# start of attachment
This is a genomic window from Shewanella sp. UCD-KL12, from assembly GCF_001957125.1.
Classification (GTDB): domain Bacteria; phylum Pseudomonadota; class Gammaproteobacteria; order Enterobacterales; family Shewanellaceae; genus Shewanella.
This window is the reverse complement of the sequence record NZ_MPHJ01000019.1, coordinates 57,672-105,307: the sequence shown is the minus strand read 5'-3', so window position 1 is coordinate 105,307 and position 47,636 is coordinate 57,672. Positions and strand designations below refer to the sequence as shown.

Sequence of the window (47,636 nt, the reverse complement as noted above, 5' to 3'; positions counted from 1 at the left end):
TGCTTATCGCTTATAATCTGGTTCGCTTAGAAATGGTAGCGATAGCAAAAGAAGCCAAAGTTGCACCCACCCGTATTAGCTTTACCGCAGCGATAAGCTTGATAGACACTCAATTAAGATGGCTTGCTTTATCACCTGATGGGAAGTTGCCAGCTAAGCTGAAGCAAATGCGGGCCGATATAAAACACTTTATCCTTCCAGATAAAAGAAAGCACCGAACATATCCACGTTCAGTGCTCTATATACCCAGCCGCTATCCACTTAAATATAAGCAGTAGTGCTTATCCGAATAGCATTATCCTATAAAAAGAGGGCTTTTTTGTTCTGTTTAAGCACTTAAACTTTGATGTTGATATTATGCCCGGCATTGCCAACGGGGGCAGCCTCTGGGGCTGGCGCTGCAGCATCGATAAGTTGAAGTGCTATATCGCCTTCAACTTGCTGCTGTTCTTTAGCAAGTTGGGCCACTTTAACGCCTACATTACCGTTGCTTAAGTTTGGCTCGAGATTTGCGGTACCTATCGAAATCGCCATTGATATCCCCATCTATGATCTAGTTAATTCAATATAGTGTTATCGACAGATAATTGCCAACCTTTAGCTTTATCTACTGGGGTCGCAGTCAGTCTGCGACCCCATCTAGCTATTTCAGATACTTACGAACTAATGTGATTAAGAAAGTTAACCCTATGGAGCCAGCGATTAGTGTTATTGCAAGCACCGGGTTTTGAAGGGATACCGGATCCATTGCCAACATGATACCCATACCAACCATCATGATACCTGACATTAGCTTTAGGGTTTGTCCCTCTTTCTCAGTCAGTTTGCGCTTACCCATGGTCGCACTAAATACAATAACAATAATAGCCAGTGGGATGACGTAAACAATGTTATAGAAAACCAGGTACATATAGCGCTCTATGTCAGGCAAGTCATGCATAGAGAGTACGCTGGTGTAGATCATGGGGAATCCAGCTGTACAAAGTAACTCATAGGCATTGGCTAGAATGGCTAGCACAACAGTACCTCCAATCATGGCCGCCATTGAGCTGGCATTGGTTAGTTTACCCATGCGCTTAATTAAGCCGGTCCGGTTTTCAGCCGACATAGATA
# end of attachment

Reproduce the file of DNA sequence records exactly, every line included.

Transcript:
This is a genomic window from Shewanella sp. UCD-KL12, from assembly GCF_001957125.1.
Classification (GTDB): domain Bacteria; phylum Pseudomonadota; class Gammaproteobacteria; order Enterobacterales; family Shewanellaceae; genus Shewanella.
This window is the reverse complement of the sequence record NZ_MPHJ01000019.1, coordinates 57,672-105,307: the sequence shown is the minus strand read 5'-3', so window position 1 is coordinate 105,307 and position 47,636 is coordinate 57,672. Positions and strand designations below refer to the sequence as shown.

Sequence of the window (47,636 nt, the reverse complement as noted above, 5' to 3'; positions counted from 1 at the left end):
TGCTTATCGCTTATAATCTGGTTCGCTTAGAAATGGTAGCGATAGCAAAAGAAGCCAAAGTTGCACCCACCCGTATTAGCTTTACCGCAGCGATAAGCTTGATAGACACTCAATTAAGATGGCTTGCTTTATCACCTGATGGGAAGTTGCCAGCTAAGCTGAAGCAAATGCGGGCCGATATAAAACACTTTATCCTTCCAGATAAAAGAAAGCACCGAACATATCCACGTTCAGTGCTCTATATACCCAGCCGCTATCCACTTAAATATAAGCAGTAGTGCTTATCCGAATAGCATTATCCTATAAAAAGAGGGCTTTTTTGTTCTGTTTAAGCACTTAAACTTTGATGTTGATATTATGCCCGGCATTGCCAACGGGGGCAGCCTCTGGGGCTGGCGCTGCAGCATCGATAAGTTGAAGTGCTATATCGCCTTCAACTTGCTGCTGTTCTTTAGCAAGTTGGGCCACTTTAACGCCTACATTACCGTTGCTTAAGTTTGGCTCGAGATTTGCGGTACCTATCGAAATCGCCATTGATATCCCCATCTATGATCTAGTTAATTCAATATAGTGTTATCGACAGATAATTGCCAACCTTTAGCTTTATCTACTGGGGTCGCAGTCAGTCTGCGACCCCATCTAGCTATTTCAGATACTTACGAACTAATGTGATTAAGAAAGTTAACCCTATGGAGCCAGCGATTAGTGTTATTGCAAGCACCGGGTTTTGAAGGGATACCGGATCCATTGCCAACATGATACCCATACCAACCATCATGATACCTGACATTAGCTTTAGGGTTTGTCCCTCTTTCTCAGTCAGTTTGCGCTTACCCATGGTCGCACTAAATACAATAACAATAATAGCCAGTGGGATGACGTAAACAATGTTATAGAAAACCAGGTACATATAGCGCTCTATGTCAGGCAAGTCATGCATAGAGAGTACGCTGGTGTAGATCATGGGGAATCCAGCTGTACAAAGTAACTCATAGGCATTGGCTAGAATGGCTAGCACAACAGTACCTCCAATCATGGCCGCCATTGAGCTGGCATTGGTTAGTTTACCCATGCGCTTAATTAAGCCGGTCCGGTTTTCAGCCGACATAGATA